If you like my posts about Deafness, or enjoy my free Auslan course, you will love my book, Future Girl, which is the art journal of 16-year-old Piper as she explores her identity as a Deaf teenager in near future Melbourne. The book is packed full of my artwork – 384 pages of art! It’s ideal for anyone who is interested in the environment, food growing, Deafness, sign language, art journaling and art. The book has won numerous awards and is now set to become a TV series.
I found writing about Deaf experience challenging, because Deafness was such an ordinary part of my existence that I rarely thought about it. I began jotting down my daily Deaf encounters – the little annoyances, confusing moments, benefits, the irritating things people say, and the complex feelings that arise when someone has tried to provide access but missed the mark.
I began to articulate aspects of Deafness I had never seen described before. For example, a Deaf dilemma: if I’m standing with a group of hearing people who are laughing, but I have no idea what they are laughing about, should I laugh along to be friendly (and if you do, are you somehow ‘lying’ about having understood?), or stand there with a stony face even though it could seem rude and unfriendly?
I realised everyday I was dealing with difficult decisions like this, but I have never stopped and thought about how I really wanted to respond! Through writing Future Girl, I became aware of so many aspects of my Deafness, and began making conscious choices about my behaviour!
Most of my discoveries about Deafness have gone into my book, Future Girl. My editor, who thought she had a good grasp of Deafness, was stunned by the layers to our experience that she had never considered.
If you like my book, Future Girl / The Words in My Hands, and are interested to do some art journaling along those lines, you might like to try my art therapy course, Pour Your HeART Out. In this video I talk about what you’ll get from the course and show snippets of the course content.
It’s easy for us to ‘other’ people with a disability, to assume this won’t happen to us. But in truth, just as life throws us pandemics and other unexpected obstacles to life as we know it, a wheelchair may only be an illness or accident away. And when it happens, we don’t suddenly become different people. We don’t suddenly stop caring about being cool, or lose our desire to do street art. And yet public perception of people in wheelchairs is often that we will be passive observers to society, and this plays out in books, movies, and the way people relate to us. Mobility equipment is often hideously ugly, created with no thought to aesthetic or style, and no practical storage to allow us to bring our stuff with us. Something’s got to change.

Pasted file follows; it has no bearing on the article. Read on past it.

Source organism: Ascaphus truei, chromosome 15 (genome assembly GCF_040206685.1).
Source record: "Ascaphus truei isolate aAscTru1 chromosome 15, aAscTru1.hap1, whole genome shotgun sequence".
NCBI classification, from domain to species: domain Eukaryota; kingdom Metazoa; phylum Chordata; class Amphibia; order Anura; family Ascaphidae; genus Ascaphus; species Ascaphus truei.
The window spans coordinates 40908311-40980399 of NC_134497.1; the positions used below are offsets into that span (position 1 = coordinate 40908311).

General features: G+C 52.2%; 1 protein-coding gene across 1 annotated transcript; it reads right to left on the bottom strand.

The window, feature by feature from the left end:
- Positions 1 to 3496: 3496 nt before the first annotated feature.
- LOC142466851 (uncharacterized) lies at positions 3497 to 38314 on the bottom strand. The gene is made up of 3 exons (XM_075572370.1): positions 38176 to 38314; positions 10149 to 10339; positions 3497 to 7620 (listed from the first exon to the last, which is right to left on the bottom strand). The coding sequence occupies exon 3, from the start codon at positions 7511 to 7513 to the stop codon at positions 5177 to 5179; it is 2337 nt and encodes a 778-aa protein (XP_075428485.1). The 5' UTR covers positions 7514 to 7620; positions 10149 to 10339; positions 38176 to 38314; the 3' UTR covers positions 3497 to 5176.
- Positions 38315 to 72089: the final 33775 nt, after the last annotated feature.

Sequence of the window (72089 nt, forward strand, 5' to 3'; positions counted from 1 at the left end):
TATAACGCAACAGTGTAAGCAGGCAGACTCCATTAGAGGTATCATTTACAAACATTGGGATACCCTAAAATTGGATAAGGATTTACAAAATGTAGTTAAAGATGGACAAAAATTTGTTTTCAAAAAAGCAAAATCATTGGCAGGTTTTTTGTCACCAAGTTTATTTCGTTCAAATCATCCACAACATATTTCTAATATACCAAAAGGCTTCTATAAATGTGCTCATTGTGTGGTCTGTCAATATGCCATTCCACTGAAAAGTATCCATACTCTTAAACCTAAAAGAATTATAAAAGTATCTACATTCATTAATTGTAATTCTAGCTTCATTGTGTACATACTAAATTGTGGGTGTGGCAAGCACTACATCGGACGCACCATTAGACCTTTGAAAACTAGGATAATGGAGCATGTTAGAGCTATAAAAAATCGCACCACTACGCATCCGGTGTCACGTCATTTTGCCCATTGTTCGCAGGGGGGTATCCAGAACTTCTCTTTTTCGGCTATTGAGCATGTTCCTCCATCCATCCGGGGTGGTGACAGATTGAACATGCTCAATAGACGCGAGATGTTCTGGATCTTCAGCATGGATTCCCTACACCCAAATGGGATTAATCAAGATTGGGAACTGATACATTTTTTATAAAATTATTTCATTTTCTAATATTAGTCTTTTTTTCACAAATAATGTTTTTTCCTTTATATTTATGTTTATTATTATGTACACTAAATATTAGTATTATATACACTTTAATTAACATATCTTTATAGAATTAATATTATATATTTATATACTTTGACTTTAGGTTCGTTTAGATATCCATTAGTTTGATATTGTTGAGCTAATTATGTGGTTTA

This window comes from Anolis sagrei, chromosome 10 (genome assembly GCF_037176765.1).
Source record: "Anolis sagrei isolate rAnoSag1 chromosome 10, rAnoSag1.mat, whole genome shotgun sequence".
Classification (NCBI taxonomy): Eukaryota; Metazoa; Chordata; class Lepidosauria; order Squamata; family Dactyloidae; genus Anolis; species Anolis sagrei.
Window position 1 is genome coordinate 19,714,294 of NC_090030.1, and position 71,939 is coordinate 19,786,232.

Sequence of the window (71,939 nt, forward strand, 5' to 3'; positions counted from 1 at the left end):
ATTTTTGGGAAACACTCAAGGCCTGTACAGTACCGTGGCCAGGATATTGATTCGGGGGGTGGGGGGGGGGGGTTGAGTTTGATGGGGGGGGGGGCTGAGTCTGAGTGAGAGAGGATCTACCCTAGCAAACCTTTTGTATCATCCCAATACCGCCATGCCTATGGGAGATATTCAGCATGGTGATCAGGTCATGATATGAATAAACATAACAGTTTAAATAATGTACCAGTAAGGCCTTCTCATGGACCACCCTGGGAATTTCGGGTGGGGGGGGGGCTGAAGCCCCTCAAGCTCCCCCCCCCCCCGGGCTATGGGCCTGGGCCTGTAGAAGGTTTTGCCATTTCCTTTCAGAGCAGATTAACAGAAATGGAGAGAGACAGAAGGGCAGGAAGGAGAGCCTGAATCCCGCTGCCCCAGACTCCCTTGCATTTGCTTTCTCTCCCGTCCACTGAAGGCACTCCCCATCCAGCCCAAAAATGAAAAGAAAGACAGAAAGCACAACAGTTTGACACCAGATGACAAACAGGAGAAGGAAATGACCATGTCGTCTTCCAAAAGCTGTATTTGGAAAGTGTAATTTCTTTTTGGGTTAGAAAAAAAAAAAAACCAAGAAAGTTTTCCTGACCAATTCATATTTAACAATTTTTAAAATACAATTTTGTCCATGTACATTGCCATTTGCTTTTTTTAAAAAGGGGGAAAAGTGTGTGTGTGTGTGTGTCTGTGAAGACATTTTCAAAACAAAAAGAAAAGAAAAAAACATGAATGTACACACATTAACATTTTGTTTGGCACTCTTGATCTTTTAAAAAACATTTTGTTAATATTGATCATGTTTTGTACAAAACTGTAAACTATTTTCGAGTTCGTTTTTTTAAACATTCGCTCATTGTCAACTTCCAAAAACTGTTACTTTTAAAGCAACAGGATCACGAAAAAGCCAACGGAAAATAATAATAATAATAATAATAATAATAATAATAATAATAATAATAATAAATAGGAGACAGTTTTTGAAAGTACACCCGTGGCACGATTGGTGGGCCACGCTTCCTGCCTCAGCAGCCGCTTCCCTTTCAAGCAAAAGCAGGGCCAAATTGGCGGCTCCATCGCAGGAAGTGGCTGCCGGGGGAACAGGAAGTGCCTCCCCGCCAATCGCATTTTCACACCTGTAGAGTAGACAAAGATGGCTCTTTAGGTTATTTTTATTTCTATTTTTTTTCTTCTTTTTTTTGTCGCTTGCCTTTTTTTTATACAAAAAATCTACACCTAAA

This painting is a part of my exhibition, Love, Lies and Indoctrination, which can be viewed online here.
If you’d like to buy this piece, it’s available here.
I was very excited to wake up and discover that my book, The Words in My Hands (Future Girl in Australia) has won the American Library Association’s Schneider Family Award. It seems this is a significant award in North America and it comes with a money prize too. My Canadian publishers, Annick, promptly ordered another print run to deal with the expected increase of sales as a result. Many schools and libraries look to the ALA to guide them in which books to purchase, so winning this award tells the schools and libraries it’s worth buying the book. For me, the very best thing about all this is that with my passion for raising awareness about Deafness, many more people will read it and gain insight/empathy into what it’s really like to be Deaf.
The other books that won prizes are great too! You can check them all out here:
Are you having a rough time? Struggling with grief, depression, anxiety or trauma?
I made an art therapy course to help you get through this difficult time. Art therapy can help you in two ways. First, the process of gentle art and craft activities can be meditative while not being too challenging, and can help lift your mood. It simply feels therapeutic. Second, it can help you to process your issues in a healthy way, feel cathartic, and release emotions that have built up in your body.
You don’t need to have any prior art experience and you don’t need to be able to write well. If you are an experienced artist or writer, this course will guide you to use those skills in a relaxing therapeutic format. When struggling with our mental health, making decisions can become overwhelming. This course tackles that by providing simple, bite-sized guided activities.
I created the course I wish I had during the rough periods I have gone through. I struck on this process by accident and used it to help me cope with the challenges of chronic illness. I found it comforting, cathartic, enjoyable and satisfying. I kept going back for more, because it felt good. I hope you feel the same way when you give it a try.
If you know anyone who is struggling, who might benefit from a guided creative outlet, please share this with them.